cudo, they are an order of magnitude older (or our estimate of mtDNA mutation in Amazilia is an order of magnitude too low [quite unlikely]. To the right I show the graph of estimated divergence time (x-axis) vs. probability (y-axis). Note the mass of probability around 150,000 years ago.

And, the IM model assumes migration since divergence begins. So, Escudo Hummingbirds had at least 30,000 years (and probably more like 130,000 years) to exchange genes with other Rufous-tails before become isolated on tiny Escudo Island. Shockingly, I think that the evidence accumulated points not to the Holocene isolation of typical Caribbean Rufous-tailed Hummingbirds, but the preservation of a much older lineages as a relictual population found no where else.

During the late Pleistocene sea-levels waxed and waned. At lows, such as those from the Last Glacial Maximum (around 18,000 years ago) until the start of the Holocene (around 10,000 years ago) what ever was the range of the ancestor of modern Escudo Hummingbirds should have come contact with Rufous-tailed Hummingbirds and if they were the same species, should have exchanged copies of mtDNA. The small size of Escudo means that evidence of that contact might likely have vanished during the last 10,000 years. However, if that occurred, we should have observed Escudo haplotypes in mainland individuals (even in only 1 or 2 individuals). We did not. In fact we have sequenced over 90 birds from mainland Central America, and none have the Escudo haplotype.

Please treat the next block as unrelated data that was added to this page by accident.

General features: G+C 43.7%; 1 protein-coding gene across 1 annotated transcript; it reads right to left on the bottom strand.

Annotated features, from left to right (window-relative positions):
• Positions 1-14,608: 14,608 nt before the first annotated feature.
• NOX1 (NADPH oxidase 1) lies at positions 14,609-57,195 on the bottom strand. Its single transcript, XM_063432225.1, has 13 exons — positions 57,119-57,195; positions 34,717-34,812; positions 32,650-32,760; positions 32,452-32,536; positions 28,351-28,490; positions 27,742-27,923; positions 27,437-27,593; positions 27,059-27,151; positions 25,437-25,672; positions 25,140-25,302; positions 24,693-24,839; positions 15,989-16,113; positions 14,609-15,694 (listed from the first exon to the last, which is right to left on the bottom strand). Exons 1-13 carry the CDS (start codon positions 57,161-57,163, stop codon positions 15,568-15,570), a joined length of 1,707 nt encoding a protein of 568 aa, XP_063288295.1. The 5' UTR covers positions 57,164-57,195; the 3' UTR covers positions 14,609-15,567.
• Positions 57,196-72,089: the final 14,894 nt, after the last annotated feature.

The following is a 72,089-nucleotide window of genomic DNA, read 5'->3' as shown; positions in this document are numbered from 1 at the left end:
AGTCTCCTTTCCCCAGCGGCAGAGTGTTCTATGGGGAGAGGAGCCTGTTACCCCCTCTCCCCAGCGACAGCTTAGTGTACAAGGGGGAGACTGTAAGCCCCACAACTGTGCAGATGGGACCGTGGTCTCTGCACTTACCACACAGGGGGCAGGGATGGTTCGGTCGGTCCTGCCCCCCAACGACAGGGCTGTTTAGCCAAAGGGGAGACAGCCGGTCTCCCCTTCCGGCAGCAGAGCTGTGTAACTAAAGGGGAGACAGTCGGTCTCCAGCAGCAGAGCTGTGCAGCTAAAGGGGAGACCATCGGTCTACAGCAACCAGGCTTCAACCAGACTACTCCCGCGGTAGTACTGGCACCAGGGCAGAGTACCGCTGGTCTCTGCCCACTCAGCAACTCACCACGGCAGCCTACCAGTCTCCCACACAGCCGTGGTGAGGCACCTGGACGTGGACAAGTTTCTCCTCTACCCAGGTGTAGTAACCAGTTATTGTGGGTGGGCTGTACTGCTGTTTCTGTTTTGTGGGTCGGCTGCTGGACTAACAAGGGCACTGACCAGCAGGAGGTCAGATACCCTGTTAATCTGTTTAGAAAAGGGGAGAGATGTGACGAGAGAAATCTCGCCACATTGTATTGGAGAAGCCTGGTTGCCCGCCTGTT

It's time to revisit the biogeography of Escudo. In 2003, our lab at STRI published a paper in the Condor (Gonzalez et al. 2003) on Bay Wrens. They observed two unique, but distant haplotypes on Escudo Island (the Bay Wren on Escudo is quite distinctive from the Central American Bay Wrens). Both Coiba and the Pearl Islands are living museums of prehistoric avian diversity in Panama (the Coiba Spinetail exists no where else on Earth, and the nearest conspecific of the White-fringed Antwren on the Pearl Islands occurs in northern South America). In the meantime, it's time to give the Escudo Hummingbirds the distinction that it deserves, as a full species.